The fact that most apps continue to be free to download has surely contributed to the growth of the industry. At the same time, developers have been clever enough to monetize free apps. This is giving all parties involved the best of both worlds. Developers can make money from apps while users don’t have to pay to use them. This simple fact has no doubt contributed to the growing practice of app development and the innovations made in-app monetization, which then fuels the growth of the mobile app industry even more.
Similarly, the ability to build and subsequently monetize apps has become easier for developers over time. Building and maintaining a mobile app is no longer a luxury for large corporations. Startups without a built-in following or much notoriety can easily build a customized and efficient app. In fact, doing so is sometimes easier than creating a website from scratch.
Therefore, it’s more natural to create an app than a website, especially with help from an SDK monetization tool that can help bring in money as soon as the app is launched. Given how easy it has become to build and subsequently monetize mobile apps, it’s easy to see why the industry continues to grow and why more mobile apps are being created by both established and new businesses.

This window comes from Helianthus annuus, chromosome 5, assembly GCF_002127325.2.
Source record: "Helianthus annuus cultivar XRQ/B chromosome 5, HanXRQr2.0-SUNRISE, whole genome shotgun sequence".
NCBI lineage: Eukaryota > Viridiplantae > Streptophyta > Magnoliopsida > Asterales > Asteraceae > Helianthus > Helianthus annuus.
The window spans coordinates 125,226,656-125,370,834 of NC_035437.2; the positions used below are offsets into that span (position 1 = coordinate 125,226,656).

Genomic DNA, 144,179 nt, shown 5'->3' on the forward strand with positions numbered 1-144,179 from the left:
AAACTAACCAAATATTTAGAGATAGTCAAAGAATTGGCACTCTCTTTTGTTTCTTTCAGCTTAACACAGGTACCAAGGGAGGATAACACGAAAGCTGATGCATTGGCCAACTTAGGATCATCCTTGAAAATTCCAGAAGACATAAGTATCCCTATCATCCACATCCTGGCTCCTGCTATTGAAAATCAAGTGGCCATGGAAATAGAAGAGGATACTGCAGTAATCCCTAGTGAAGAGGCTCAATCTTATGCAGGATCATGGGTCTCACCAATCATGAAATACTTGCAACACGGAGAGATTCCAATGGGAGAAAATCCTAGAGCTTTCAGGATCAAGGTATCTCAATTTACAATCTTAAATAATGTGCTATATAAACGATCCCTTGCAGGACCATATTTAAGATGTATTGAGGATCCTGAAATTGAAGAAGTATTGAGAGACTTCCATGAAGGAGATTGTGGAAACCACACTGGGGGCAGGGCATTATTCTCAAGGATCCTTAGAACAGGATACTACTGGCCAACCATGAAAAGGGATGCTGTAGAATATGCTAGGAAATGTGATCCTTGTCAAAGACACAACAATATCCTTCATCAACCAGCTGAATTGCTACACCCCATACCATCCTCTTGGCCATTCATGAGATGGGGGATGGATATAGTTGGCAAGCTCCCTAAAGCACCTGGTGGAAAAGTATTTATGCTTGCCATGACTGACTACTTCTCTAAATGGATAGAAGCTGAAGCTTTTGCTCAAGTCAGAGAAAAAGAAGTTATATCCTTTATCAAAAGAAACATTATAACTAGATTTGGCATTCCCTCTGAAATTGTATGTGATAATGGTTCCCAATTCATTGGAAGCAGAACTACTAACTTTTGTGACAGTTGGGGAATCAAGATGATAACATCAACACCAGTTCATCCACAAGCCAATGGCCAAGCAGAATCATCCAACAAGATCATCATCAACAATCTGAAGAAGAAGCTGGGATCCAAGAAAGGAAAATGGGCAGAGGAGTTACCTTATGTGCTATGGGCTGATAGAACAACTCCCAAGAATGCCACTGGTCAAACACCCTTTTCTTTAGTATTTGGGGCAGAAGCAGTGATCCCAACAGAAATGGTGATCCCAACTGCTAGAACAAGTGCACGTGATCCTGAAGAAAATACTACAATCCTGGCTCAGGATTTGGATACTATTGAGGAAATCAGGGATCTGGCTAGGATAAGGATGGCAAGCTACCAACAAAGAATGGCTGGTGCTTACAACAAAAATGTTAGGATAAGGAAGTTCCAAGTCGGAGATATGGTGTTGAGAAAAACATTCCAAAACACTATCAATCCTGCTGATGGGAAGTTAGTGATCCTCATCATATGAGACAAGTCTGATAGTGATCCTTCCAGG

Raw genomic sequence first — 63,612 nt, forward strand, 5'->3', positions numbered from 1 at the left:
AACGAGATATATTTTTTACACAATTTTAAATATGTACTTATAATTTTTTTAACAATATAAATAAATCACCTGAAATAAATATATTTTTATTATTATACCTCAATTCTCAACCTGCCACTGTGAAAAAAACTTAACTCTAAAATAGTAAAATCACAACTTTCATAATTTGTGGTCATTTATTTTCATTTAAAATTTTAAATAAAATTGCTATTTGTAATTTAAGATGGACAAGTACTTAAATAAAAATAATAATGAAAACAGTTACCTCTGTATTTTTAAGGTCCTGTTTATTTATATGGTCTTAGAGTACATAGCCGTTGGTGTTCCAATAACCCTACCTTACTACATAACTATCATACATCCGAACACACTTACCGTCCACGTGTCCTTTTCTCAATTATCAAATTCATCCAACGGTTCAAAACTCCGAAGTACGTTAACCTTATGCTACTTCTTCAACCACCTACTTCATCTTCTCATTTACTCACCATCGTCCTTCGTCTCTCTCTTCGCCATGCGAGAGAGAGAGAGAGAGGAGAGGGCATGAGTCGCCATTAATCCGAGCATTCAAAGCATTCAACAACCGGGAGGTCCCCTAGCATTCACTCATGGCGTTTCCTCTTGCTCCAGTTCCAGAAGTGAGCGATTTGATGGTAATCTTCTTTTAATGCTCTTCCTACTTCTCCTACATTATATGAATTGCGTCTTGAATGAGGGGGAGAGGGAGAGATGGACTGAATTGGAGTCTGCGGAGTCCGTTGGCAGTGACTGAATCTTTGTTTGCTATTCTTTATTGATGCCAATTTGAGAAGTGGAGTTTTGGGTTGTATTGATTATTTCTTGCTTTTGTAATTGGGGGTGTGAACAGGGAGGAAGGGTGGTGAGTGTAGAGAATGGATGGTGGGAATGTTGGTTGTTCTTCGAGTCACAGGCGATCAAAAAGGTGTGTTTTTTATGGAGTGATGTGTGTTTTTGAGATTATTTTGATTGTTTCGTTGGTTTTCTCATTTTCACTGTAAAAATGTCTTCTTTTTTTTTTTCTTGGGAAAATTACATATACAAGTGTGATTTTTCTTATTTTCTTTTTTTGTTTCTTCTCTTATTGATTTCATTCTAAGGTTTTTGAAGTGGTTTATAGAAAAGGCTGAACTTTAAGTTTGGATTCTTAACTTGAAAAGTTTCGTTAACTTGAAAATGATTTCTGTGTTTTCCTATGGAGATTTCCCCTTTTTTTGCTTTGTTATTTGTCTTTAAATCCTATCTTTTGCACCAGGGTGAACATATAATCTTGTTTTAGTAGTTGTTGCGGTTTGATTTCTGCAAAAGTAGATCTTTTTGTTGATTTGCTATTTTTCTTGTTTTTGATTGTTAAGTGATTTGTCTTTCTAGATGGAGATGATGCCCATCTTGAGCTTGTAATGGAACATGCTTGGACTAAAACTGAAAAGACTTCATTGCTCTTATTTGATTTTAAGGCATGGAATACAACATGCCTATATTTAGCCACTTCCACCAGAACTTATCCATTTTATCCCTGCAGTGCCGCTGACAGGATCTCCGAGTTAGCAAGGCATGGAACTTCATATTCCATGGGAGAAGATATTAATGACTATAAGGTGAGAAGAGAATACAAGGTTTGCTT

Advertising has long been one of the best ways for free apps to monetize themselves. In a way, it’s no different than websites trying to monetize themselves. The key is that there have been advancements made with regard to how ads can be used on mobile apps. The use of interstitial ads, native ads, and other new varieties of advertisements have been game-changers for mobile apps. They allow apps to sell ad space without making it obvious that they are showing ads to users or disrupting the user experience. These types of ads have helped to make it more realistic for mobile apps to monetize without a lot of hassle or upsetting users. In turn, this has led to further industry growth.
The other game-changer for mobile app monetization is the demand for customer data. Large corporations, marketers, and countless other agencies have a desire to collect as much information about consumers as possible. They can buy this data from mobile apps of all sizes, allowing any app to monetize itself by selling its user data to the highest bidder.
Much like the developments in mobile app advertising, the willingness of companies to buy data from mobile apps makes the monetization of apps easier. Again, this leads developers to build more apps, and as long as those apps are addressing a pain point or providing something fun or convenient for users, it helps to grow the industry as a whole.
Whether it’s through advertisements, data collection, or other evolving monetization methods, the avenues for making mobile apps successful are expanding. There are various approaches to monetize a mobile app, and regardless of the path you select, prioritize user-centricity, rigorously test your strategy, and maintain agility to swiftly adapt to changing market trends.